Women are more apt to use birth control when doctors treat it like a routine preventive health service, a new research review shows.
The analysis of 38 past studies found that women were more likely to use contraception when doctors were proactive about counseling them on the options, and in many cases providing the contraceptive.
The studies took place in various health care settings — from family practices, to school health centers, to opioid treatment programs. And experts said the findings underscore an important point: Women should be able to receive contraceptive care from any primary care provider, not just their obstetrician-gynecologist.
That’s now more critical than ever, said Dr. Christine Laine, as it appears likely Roe v. Wade will be overturned, curtailing abortion services for many U.S. women.
She said that ideally, primary care providers should “have the facility to discuss contraception options, just like we do with diabetes treatment options.”
But, Laine added, that is not always the reality. She said that compared with other routine preventive services — such as cancer screenings and blood pressure and cholesterol checks — contraceptive care does not get as much attention.
That’s despite the fact that an estimated 43% of U.S. pregnancies are unintended.
“That figure is pretty astounding,” Laine said, “in a country as affluent as the U.S., where plenty of safe options for contraception are available.”
Laine noted that unintended pregnancies are not necessarily unwanted. But for a variety of reasons, she said, it’s best for women to be able to plan pregnancy — to get any chronic health conditions under good control, and to start prenatal care as soon as possible, for example.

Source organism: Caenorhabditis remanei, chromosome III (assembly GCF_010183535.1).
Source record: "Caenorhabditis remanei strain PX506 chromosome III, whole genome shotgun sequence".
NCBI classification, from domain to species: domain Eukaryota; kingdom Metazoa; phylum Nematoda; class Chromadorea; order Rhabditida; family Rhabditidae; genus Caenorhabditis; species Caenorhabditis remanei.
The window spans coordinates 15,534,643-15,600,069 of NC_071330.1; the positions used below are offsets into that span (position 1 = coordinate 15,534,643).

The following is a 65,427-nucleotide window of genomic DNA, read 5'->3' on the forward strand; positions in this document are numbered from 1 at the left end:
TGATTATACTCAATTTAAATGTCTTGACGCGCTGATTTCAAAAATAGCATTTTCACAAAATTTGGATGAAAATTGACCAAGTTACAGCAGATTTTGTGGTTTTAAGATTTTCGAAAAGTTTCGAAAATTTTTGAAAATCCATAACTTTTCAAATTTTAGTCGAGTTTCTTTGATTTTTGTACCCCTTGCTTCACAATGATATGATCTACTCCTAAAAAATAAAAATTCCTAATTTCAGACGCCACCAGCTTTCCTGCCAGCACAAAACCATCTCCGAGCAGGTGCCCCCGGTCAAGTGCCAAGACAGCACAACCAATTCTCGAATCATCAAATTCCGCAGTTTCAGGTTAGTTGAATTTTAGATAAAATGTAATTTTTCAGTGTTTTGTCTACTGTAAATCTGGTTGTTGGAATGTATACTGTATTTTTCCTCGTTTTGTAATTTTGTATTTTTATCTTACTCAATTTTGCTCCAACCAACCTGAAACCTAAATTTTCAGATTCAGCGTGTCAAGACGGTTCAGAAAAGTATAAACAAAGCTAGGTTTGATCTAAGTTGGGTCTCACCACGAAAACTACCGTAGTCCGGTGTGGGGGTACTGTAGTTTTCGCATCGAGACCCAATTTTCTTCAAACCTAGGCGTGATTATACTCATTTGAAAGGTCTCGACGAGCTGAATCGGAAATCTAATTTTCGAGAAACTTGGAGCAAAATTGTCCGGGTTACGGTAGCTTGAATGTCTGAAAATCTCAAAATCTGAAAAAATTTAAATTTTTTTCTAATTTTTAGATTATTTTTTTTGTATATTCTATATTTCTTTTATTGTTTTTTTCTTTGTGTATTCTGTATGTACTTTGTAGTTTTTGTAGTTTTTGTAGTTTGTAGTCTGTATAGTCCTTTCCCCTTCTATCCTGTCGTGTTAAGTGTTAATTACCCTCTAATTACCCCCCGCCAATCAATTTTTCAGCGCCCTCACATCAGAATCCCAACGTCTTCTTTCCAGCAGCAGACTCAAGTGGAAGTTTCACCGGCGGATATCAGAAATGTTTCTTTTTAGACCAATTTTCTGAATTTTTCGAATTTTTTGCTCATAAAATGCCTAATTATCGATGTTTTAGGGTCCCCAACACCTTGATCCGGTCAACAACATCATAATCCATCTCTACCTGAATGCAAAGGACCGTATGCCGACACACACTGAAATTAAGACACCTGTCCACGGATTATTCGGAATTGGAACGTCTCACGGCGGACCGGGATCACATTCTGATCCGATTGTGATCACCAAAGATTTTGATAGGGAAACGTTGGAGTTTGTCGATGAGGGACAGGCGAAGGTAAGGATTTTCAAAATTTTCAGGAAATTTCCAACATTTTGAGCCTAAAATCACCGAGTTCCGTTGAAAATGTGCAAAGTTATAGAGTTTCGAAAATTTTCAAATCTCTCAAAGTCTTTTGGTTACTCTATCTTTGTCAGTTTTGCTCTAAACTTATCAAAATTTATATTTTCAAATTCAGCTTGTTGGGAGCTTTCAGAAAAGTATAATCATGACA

Dr. Heidi Nelson, the lead researcher on the analysis, agreed.
“Every patient deserves the highest quality of care,” said Nelson, a professor at Kaiser Permanente Bernard J. Tyson School of Medicine in Pasadena, Calif.
And for women of childbearing age, she said, that should include ready access to contraceptive care.
“We really need to broaden the range of providers who offer it,” Nelson said.
For the analysis, her team looked at 38 clinical trials that tested the effects of doing more than the “usual” to provide women with contraception.
“These interventions were proactive,” Nelson said. “Instead of patients having to ask, they were provided with contraceptive care.”
In some trials, that meant providers and patients discussing the range of options, and either giving women the contraceptive on site or providing a referral. Some trials involved giving women emergency contraception, rather than information only. Emergency contraception — or “morning after” pills — are taken after sex, to stop a pregnancy before it starts.
Some other trials, at hospitals and family planning clinics, offered women contraception soon after childbirth or an abortion — providing a contraceptive implant, for example, to women who wanted it.
The trials’ details all differed to a degree, but the results were similar, Nelson said: “Doing more than the usual seems to work.”
On average, providing women with emergency contraception doubled their use of it in the next six months, the analysis found. Meanwhile, counseling increased contraceptive use by 39%, and post-childbirth and post-abortion contraceptive care boosted that figure by 15% to 19%.
Often, Laine said, women themselves believe they have to see an ob-gyn for information on birth control. But she said they should feel free to broach the subject with any health care provider.
It’s true that not all providers will offer all contraceptive services. Some will not be trained in how to insert an intrauterine device, for example, Laine said. But, she added, they should be able to refer women to a provider who can.
And if more and more women ask primary care providers about contraception, that message will get through, according to Laine.
“Until we have contraceptive care routinely offered as a preventive health care service, patients need to be proactive in seeking it,” she said.
And, Nelson added, it is covered under the Affordable Care Act (commonly known as “Obamacare”). The federal law required insurers to cover prescription contraception, with no out-of-pocket costs to patients.
The U.S. Office on Women’s Health has more on birth control options.
SOURCES: Heidi Nelson, MD, MPH, professor, health systems science, Kaiser Permanente Bernard J. Tyson School of Medicine, Pasadena, Calif.; Christine Laine, MD, MPH, editor-in-chief, Annals of Internal Medicine; Annals of Internal Medicine, May 24, 2022, online